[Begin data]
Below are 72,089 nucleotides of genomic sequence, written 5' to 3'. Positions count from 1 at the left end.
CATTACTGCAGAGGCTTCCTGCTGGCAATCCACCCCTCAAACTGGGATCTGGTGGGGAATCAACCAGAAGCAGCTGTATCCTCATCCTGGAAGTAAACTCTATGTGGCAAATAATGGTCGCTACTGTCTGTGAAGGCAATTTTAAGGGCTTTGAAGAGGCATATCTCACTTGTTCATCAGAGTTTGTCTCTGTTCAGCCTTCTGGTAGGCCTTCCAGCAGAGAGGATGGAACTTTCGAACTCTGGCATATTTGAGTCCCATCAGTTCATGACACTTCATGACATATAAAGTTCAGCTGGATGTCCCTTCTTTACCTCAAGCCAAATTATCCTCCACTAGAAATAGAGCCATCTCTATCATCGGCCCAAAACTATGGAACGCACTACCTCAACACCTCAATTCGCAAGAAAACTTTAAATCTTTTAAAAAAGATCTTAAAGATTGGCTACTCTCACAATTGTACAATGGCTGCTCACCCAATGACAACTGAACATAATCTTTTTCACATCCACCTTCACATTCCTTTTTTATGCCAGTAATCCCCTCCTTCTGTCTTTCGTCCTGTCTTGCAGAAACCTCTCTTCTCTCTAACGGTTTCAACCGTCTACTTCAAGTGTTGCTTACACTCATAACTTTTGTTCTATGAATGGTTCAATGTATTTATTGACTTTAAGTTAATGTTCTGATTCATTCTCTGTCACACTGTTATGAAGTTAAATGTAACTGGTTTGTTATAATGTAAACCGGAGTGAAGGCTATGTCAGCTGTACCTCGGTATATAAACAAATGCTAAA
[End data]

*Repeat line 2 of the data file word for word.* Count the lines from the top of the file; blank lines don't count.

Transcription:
CATTACTGCAGAGGCTTCCTGCTGGCAATCCACCCCTCAAACTGGGATCTGGTGGGGAATCAACCAGAAGCAGCTGTATCCTCATCCTGGAAGTAAACTCTATGTGGCAAATAATGGTCGCTACTGTCTGTGAAGGCAATTTTAAGGGCTTTGAAGAGGCATATCTCACTTGTTCATCAGAGTTTGTCTCTGTTCAGCCTTCTGGTAGGCCTTCCAGCAGAGAGGATGGAACTTTCGAACTCTGGCATATTTGAGTCCCATCAGTTCATGACACTTCATGACATATAAAGTTCAGCTGGATGTCCCTTCTTTACCTCAAGCCAAATTATCCTCCACTAGAAATAGAGCCATCTCTATCATCGGCCCAAAACTATGGAACGCACTACCTCAACACCTCAATTCGCAAGAAAACTTTAAATCTTTTAAAAAAGATCTTAAAGATTGGCTACTCTCACAATTGTACAATGGCTGCTCACCCAATGACAACTGAACATAATCTTTTTCACATCCACCTTCACATTCCTTTTTTATGCCAGTAATCCCCTCCTTCTGTCTTTCGTCCTGTCTTGCAGAAACCTCTCTTCTCTCTAACGGTTTCAACCGTCTACTTCAAGTGTTGCTTACACTCATAACTTTTGTTCTATGAATGGTTCAATGTATTTATTGACTTTAAGTTAATGTTCTGATTCATTCTCTGTCACACTGTTATGAAGTTAAATGTAACTGGTTTGTTATAATGTAAACCGGAGTGAAGGCTATGTCAGCTGTACCTCGGTATATAAACAAATGCTAAA